Steep grade lawn. Look at photos..Need Ideas.


LawnSite Bronze Member
I would like some ideas on what I could do for this customer of mine. As you can see in the photo's, the house is on a steep grade. The problem is.....erosion has destroyed 2 sod jobs over the past years. ( home owner installed)
This is a current mow only w/ occasionally a hedge trim customer of mine.

He is going to put the house on the market to sell and wants to dress up the lawn for the potential new owners (go figure).

Price is definitely a factor for this customer.
Sod is out of the question because of the poor results with the last sod.

Lay out is simple....Steep grade...most areas gets minimal sun while the open area in the photo gets about 6hrs of sun a day.

I recommended a fescue applied by hydro-seeding. Would this work on a steep grade. I think it would be the only way for fast germination to prevent erosion.

The owner also wants a cross tie retaining wall built next to the woods in photo 1 & 8. This is to redirect runoff to the side of the lawn.

Give me some ideas on what you would advise.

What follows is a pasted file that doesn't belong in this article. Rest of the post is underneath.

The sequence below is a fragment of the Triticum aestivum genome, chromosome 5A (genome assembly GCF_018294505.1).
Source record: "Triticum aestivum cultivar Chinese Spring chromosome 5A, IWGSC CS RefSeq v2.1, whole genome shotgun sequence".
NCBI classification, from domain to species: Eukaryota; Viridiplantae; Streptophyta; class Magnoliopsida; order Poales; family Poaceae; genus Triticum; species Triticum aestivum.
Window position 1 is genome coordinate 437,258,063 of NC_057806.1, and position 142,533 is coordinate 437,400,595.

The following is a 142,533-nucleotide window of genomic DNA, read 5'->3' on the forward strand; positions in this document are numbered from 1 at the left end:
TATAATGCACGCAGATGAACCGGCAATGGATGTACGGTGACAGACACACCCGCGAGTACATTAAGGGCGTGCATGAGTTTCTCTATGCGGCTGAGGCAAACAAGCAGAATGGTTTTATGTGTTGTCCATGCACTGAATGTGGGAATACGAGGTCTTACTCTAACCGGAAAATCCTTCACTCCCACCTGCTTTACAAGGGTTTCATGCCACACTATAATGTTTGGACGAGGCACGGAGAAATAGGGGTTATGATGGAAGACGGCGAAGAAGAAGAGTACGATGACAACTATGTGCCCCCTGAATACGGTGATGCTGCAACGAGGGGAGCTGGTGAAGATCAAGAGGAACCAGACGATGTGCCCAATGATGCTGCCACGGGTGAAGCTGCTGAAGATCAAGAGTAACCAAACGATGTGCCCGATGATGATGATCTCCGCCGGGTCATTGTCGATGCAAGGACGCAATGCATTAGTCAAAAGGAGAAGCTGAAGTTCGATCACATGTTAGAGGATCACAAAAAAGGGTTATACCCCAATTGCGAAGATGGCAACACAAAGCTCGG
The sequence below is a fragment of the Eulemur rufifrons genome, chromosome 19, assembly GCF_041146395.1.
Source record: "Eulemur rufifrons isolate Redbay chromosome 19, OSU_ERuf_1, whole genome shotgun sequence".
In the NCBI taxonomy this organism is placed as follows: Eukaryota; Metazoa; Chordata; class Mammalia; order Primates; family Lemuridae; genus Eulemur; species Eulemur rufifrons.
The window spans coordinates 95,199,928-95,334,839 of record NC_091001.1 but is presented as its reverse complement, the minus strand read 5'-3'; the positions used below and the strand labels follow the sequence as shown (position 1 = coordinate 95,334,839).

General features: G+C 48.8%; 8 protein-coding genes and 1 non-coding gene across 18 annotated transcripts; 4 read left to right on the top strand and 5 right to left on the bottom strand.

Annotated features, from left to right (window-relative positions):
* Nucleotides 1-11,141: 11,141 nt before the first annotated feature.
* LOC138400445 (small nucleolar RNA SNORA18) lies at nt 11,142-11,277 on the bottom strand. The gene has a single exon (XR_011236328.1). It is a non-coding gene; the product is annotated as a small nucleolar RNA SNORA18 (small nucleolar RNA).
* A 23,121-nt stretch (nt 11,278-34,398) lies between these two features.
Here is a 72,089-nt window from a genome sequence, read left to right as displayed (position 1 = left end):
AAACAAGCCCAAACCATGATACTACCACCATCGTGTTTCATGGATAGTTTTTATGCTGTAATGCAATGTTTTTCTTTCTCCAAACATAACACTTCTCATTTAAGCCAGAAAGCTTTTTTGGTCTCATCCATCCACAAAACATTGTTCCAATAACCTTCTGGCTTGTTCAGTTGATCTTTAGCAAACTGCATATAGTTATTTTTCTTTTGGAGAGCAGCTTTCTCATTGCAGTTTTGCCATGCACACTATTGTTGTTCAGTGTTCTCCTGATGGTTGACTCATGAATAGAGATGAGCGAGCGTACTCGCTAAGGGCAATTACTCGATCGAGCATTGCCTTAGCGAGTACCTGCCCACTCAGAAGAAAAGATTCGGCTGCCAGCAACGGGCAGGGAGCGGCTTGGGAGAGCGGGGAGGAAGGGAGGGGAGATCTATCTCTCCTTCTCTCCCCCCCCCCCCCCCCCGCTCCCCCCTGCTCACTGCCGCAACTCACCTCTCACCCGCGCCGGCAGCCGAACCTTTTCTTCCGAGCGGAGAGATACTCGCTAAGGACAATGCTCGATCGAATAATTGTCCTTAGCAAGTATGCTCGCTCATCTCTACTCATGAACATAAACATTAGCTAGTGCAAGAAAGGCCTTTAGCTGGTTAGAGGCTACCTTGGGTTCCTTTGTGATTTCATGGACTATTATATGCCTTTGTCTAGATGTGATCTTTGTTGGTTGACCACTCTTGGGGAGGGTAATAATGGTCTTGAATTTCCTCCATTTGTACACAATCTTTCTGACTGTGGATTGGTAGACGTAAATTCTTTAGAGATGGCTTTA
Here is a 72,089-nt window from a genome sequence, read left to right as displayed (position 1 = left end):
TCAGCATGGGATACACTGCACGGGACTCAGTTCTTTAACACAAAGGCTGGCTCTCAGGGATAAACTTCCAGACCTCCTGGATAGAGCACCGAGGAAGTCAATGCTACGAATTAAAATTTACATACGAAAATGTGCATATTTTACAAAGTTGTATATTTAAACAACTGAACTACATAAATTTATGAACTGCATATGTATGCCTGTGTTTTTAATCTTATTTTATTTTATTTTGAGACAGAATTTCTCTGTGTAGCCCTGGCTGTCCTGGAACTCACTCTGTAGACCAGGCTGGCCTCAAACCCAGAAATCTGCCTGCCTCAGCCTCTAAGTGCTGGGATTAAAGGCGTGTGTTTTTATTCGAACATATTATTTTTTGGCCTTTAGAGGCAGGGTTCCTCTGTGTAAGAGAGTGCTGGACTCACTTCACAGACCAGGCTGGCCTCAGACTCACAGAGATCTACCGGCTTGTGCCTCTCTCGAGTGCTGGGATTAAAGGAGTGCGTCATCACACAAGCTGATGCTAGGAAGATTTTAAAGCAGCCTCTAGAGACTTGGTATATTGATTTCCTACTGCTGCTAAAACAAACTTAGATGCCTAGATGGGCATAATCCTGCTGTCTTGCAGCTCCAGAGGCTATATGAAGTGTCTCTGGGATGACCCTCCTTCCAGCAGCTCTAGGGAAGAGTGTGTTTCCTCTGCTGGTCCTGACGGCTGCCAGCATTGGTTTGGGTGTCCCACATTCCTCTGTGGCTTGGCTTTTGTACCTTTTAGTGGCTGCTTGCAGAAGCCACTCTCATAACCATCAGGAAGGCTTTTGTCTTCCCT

thanks a million

D Felix

LawnSite Bronze Member
Frankly, I wouldn't tear it up based on what I can see in the pictures.

You already have some grass there. It would be best to try to make what is there grow. No telling how long the house will be on the market, it could sell in a day or six months, so go with the long term approach...

Here's what I would do:

1. Mulch around the tree in the picture titled "j hope 006". Go out to dripline if possible. Plant shady perennials and shady annuals underneath. Probably could add 2-3" of thouroughly composted compost before planting/mulching. Compost should be light and airy enough that it won't hurt the tree. That will effectively reduce the amount of grass you will be dealing with as well.:)

2. Aerate, aerate, aerate! Chances are the reason the grass doesn't look good is because the soil was not properly prepped. Aeration will help with this matter.

3. Slit seed. Up here we use red fescue in shady areas, bluegrass in sunny. In this instance, I would use about an 80/20 blugrass/rye mix. The rye will germinate faster and be greener sooner than the KyBG, though the KyBG will last longer in the yard than will the rye. You may use something different down there, I dunno.

BTW, we have a slit seeder we are trying to sell, if you are interested.:D

4. Slow-release fertilizer. I'm not sure about formulation, that's generally my boss's department...

5. WATER! You should know the proper watering methods....

Hope this helps. I just don't see any reason to completely tear out a lawn and start over when there is already a semblance of one in place. It just needs a little encouragement.


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